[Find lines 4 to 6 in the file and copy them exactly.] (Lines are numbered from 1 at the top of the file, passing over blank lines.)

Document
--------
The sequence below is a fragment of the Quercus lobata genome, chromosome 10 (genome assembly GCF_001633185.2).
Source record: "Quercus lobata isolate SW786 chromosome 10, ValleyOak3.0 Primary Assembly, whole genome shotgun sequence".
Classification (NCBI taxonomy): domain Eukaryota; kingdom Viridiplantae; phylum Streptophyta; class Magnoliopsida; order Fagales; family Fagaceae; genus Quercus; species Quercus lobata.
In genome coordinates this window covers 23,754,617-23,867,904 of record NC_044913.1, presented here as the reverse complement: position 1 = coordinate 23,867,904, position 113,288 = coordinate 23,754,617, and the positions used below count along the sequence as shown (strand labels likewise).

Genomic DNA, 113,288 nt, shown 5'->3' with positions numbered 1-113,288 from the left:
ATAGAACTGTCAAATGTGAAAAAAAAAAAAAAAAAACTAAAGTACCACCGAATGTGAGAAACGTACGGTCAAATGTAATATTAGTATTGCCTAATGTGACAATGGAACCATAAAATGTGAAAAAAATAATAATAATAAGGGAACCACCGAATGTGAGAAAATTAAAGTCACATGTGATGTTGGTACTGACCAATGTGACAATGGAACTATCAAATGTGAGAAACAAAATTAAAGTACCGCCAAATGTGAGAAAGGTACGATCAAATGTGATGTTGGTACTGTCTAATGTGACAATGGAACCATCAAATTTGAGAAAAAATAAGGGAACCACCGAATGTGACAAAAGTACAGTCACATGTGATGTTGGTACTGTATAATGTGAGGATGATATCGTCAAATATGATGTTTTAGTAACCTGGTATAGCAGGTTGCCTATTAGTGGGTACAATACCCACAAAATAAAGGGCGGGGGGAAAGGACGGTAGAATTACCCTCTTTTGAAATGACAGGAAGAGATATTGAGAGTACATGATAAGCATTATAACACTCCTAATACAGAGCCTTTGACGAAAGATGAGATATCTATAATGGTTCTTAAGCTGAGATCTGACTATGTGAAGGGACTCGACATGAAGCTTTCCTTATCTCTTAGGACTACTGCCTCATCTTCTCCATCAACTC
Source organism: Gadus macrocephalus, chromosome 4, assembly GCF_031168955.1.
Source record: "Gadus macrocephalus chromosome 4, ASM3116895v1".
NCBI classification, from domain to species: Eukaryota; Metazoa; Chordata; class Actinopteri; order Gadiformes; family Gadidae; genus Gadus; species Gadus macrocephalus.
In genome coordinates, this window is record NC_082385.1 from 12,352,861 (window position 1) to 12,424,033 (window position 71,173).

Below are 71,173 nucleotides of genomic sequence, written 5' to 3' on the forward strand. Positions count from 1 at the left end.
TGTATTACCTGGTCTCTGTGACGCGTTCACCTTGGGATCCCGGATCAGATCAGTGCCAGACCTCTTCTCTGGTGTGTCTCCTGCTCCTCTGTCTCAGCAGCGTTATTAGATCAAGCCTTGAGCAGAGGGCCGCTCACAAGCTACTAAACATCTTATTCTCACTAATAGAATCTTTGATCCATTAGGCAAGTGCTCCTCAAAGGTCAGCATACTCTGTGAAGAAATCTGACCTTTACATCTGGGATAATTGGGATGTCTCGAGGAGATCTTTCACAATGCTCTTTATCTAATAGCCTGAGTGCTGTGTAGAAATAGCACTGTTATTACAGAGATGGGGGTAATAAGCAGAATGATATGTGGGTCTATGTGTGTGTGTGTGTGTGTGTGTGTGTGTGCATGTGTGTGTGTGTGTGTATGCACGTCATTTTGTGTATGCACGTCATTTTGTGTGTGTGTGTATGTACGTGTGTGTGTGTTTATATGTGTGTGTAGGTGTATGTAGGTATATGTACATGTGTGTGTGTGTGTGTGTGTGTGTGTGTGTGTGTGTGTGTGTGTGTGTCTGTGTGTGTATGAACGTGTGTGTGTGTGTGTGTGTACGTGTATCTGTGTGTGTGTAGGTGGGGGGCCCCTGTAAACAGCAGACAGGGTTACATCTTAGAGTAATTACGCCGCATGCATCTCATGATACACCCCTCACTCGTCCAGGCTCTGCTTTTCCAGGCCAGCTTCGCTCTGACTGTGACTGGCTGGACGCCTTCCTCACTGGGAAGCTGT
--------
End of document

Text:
In genome coordinates this window covers 23,754,617-23,867,904 of record NC_044913.1, presented here as the reverse complement: position 1 = coordinate 23,867,904, position 113,288 = coordinate 23,754,617, and the positions used below count along the sequence as shown (strand labels likewise).

Genomic DNA, 113,288 nt, shown 5'->3' with positions numbered 1-113,288 from the left:
ATAGAACTGTCAAATGTGAAAAAAAAAAAAAAAAAACTAAAGTACCACCGAATGTGAGAAACGTACGGTCAAATGTAATATTAGTATTGCCTAATGTGACAATGGAACCATAAAATGTGAAAAAAATAATAATAATAAGGGAACCACCGAATGTGAGAAAATTAAAGTCACATGTGATGTTGGTACTGACCAATGTGACAATGGAACTATCAAATGTGAGAAACAAAATTAAAGTACCGCCAAATGTGAGAAAGGTACGATCAAATGTGATGTTGGTACTGTCTAATGTGACAATGGAACCATCAAATTTGAGAAAAAATAAGGGAACCACCGAATGTGACAAAAGTACAGTCACATGTGATGTTGGTACTGTATAATGTGAGGATGATATCGTCAAATATGATGTTTTAGTAACCTGGTATAGCAGGTTGCCTATTAGTGGGTACAATACCCACAAAATAAAGGGCGGGGGGAAAGGACGGTAGAATTACCCTCTTTTGAAATGACAGGAAGAGATATTGAGAGTACATGATAAGCATTATAACACTCCTAATACAGAGCCTTTGACGAAAGATGAGATATCTATAATGGTTCTTAAGCTGAGATCTGACTATGTGAAGGGACTCGACATGAAGCTTTCCTTATCTCTTAGGACTACTGCCTCATCTTCTCCATCAACTC